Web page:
New EPSRC award to support combating caller ID spoofing
Professor Feng Hao (PI) from the Department of Computer Science and Dr Adrian von Mühlenen (co-I) from the Department of Psychology have been awarded an EPSRC grant on “End to End Authentication of Caller ID in Heterogeneous Telephony Systems”. This project will support a research fellow and a senior research fellow in computer science, each for four years, to explore new ways to stop caller ID spoofing without requiring globally trusted authorities, in collaboration with researchers from the Department of Psychology. This project will also aim to develop impacts by engaging with the telecommunication industry via the project partners: Huawei, Truecall, and RedTone.
The award of this project coincided with the announcement in March 2020 by the Federal Communications Commission (FFC), who proposed mandating the adoption of STIR/SHAKEN for all telecom providers in the US in order to stop the caller ID spoofing scams. However, STIR/SHAKEN requires globally trusted authorities, which have been known to be difficult to manage. As opposed to the top-down approach by the FCC, this EPSRC project aims to take a bottom-up approach to develop more effective and more deployable solutions without relying on any globally trusted third parties.
A University press release on this project can be found here.
We are delighted to report that Dr Claire Rocks has been promoted to Associate Professor, and that Dr Florin Ciucu and Dr Matthew Leeke have been promoted to Reader, effective from 1 June 2020. Quoting from Matt's recommendation,
Dr Leeke has a number of internationally excellent publications, and has contributed to several research grants, the two largest ones being strategic industrial collaborations. … In addition to his sustained teaching excellence in the department, Dr Leeke has led and contributed to a variety of key educational activities at the departmental, faculty and institutional levels.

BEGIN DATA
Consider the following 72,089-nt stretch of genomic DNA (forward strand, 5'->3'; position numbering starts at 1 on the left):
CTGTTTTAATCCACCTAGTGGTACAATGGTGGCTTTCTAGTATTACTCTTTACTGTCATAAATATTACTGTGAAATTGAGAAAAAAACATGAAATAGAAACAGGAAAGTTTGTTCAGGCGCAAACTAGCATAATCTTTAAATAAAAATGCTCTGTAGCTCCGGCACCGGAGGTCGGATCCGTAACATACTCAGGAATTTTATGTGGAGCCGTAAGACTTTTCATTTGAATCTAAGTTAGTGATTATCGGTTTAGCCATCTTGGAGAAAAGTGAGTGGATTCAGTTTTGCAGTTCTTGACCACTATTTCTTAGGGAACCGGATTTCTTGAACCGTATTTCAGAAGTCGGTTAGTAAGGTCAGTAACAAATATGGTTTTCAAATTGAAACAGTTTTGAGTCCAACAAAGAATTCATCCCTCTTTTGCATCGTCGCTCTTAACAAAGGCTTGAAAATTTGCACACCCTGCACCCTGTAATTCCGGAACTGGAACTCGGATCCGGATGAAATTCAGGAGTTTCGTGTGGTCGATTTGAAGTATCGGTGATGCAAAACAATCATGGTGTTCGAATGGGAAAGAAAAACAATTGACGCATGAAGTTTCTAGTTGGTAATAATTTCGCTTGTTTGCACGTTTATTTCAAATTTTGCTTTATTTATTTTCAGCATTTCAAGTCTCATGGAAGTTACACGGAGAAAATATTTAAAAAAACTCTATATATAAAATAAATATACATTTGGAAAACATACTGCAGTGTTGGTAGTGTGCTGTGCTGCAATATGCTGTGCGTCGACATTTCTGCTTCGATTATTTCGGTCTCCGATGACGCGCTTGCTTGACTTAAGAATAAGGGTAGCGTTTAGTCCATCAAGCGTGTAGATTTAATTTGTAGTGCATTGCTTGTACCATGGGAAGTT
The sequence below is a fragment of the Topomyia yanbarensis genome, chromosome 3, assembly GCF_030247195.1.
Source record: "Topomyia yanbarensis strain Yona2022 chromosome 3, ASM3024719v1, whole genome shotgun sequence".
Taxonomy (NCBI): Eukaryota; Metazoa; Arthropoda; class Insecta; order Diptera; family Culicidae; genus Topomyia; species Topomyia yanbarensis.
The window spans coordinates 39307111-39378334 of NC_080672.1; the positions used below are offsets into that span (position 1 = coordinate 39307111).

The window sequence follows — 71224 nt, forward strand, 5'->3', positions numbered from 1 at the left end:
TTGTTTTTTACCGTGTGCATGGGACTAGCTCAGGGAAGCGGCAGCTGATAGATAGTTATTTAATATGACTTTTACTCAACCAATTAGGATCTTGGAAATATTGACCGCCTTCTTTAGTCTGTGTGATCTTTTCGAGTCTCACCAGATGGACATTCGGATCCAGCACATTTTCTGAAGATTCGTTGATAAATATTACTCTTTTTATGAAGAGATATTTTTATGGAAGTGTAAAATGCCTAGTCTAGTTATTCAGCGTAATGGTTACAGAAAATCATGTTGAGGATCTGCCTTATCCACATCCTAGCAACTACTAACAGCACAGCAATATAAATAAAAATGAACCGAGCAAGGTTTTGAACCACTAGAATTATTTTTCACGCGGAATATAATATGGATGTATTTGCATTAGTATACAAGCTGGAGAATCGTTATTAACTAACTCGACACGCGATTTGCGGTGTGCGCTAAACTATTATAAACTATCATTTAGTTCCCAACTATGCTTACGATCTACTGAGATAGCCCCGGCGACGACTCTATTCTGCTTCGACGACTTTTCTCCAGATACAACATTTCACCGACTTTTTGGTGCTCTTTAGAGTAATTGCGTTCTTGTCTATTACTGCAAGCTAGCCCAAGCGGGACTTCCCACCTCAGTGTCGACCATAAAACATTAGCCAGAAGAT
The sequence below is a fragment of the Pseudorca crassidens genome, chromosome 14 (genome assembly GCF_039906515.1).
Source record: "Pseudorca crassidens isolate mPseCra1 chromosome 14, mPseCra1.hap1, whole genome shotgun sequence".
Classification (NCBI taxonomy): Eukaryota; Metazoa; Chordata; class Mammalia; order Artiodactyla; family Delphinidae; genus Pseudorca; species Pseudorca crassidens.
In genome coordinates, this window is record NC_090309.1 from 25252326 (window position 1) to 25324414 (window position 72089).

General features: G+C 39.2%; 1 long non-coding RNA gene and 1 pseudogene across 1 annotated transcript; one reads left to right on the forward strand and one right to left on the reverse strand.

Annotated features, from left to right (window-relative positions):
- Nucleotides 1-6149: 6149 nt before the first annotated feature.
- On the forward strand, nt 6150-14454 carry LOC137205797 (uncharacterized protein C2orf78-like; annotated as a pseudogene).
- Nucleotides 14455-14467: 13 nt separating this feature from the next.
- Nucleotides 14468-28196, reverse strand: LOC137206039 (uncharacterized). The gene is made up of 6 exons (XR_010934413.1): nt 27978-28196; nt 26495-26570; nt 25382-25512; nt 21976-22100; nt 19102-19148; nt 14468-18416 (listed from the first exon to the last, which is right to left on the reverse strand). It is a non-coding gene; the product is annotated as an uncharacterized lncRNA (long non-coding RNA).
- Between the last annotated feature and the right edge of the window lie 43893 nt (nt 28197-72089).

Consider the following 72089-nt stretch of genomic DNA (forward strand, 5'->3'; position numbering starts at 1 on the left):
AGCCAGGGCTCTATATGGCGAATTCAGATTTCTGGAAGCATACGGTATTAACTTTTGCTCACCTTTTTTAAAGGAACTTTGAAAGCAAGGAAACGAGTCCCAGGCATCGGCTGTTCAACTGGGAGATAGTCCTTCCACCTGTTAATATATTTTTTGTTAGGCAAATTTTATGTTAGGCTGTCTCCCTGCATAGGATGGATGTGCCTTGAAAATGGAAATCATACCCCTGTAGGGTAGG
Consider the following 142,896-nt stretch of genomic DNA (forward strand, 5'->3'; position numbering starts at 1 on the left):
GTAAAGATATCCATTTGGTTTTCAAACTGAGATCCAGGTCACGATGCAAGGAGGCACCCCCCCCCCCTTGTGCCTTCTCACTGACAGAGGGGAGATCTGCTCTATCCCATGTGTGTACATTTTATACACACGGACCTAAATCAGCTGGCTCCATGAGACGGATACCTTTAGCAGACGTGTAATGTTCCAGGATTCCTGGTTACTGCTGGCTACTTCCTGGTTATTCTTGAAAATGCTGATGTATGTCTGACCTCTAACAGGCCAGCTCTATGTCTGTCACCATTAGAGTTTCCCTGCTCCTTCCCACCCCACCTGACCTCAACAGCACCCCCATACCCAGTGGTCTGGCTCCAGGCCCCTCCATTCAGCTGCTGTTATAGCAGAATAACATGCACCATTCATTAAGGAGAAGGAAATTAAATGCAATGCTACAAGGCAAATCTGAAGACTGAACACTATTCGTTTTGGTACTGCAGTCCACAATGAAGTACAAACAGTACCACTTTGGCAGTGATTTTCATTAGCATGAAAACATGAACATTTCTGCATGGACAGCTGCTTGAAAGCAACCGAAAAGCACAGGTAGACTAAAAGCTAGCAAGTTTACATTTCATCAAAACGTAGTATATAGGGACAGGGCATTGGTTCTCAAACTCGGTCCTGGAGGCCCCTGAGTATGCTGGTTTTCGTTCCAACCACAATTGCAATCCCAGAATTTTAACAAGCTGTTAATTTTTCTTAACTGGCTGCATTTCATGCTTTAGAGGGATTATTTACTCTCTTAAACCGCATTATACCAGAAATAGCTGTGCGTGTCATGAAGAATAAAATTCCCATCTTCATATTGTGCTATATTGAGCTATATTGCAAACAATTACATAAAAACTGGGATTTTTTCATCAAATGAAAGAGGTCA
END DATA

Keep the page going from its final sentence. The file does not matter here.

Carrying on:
from Florin's recommendation,
Dr Ciucu’s high esteem by members of his international research community is evidenced by his services in editing leading journals and being on programme committees of highly ranked conferences. … Dr Ciucu is known in the department for the quality of his teaching and high levels of student engagement in his modules, which have included a challenging but central MSc module in data analytics.
and from the recommendation for Claire,
Dr Rocks has been an educational leader in the department as well as nationally, both through her scholarship-led development and delivery of modules (1st-year and 3rd-year undergraduate, and most recently for IATL and Warwick in London), and her contributions in the Academic Studies Committee in Computer Science. … Dr Rocks has built institutional, regional and national reputations through her leadership of outreach and engagement activities. In addition to delivering CPD for teachers with the National Centre for Computing Education, Dr Rocks has played key roles in numerous events including the British Science Festival, the Festival of the Imagination, the Cheltenham Science Festival, and Sutton Trust Summer Schools.
it remains to say many congratulations!